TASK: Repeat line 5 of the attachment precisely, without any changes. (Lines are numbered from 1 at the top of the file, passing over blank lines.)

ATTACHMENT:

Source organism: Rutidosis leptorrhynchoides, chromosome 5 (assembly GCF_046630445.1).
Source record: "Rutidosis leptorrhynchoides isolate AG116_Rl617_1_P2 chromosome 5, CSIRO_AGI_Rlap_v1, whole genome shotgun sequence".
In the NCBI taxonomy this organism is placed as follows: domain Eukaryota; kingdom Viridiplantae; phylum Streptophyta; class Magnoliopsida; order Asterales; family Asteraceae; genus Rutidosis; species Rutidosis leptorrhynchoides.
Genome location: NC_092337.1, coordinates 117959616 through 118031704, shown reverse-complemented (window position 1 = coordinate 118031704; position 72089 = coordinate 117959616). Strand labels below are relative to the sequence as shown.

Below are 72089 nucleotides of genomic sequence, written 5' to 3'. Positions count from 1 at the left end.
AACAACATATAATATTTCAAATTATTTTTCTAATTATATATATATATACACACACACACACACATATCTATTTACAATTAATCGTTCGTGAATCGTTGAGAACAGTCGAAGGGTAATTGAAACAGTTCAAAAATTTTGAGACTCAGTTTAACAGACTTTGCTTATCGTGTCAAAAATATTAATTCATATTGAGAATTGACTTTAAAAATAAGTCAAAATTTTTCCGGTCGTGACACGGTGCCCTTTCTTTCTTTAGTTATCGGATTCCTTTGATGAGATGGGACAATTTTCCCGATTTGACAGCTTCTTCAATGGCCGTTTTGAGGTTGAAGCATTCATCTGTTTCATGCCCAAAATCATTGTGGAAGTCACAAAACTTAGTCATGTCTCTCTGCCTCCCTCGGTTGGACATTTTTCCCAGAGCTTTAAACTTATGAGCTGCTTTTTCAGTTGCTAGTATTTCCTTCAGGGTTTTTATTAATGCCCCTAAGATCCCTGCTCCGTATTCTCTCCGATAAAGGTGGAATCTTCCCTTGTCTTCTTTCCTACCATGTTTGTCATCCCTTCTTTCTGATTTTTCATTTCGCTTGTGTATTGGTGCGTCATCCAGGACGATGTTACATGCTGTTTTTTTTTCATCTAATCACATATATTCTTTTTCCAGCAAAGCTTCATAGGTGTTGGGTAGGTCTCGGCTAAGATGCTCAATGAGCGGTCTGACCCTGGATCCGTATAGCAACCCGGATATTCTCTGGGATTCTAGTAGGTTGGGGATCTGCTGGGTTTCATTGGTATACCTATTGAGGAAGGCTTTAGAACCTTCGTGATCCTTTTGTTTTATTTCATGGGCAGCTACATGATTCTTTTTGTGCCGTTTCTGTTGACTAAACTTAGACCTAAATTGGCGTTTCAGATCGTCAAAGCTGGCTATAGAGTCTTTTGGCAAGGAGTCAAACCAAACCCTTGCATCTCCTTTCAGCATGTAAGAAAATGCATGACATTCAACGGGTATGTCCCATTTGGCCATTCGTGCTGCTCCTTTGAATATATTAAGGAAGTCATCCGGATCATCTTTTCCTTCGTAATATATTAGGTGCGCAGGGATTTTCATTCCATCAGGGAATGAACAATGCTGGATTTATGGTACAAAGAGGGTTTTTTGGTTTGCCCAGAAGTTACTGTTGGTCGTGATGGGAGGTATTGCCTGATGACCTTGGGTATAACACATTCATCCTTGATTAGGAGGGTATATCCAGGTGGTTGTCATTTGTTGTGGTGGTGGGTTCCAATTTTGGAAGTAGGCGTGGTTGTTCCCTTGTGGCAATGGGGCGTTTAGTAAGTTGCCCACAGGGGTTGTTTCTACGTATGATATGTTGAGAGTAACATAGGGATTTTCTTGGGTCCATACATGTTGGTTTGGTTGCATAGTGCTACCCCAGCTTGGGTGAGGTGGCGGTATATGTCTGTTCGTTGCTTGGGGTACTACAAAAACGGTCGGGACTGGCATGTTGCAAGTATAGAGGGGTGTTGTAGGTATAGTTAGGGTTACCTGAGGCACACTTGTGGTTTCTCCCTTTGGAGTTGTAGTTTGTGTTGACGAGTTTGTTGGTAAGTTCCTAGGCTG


Below are 72089 nucleotides of genomic sequence, written 5' to 3'. Positions count from 1 at the left end.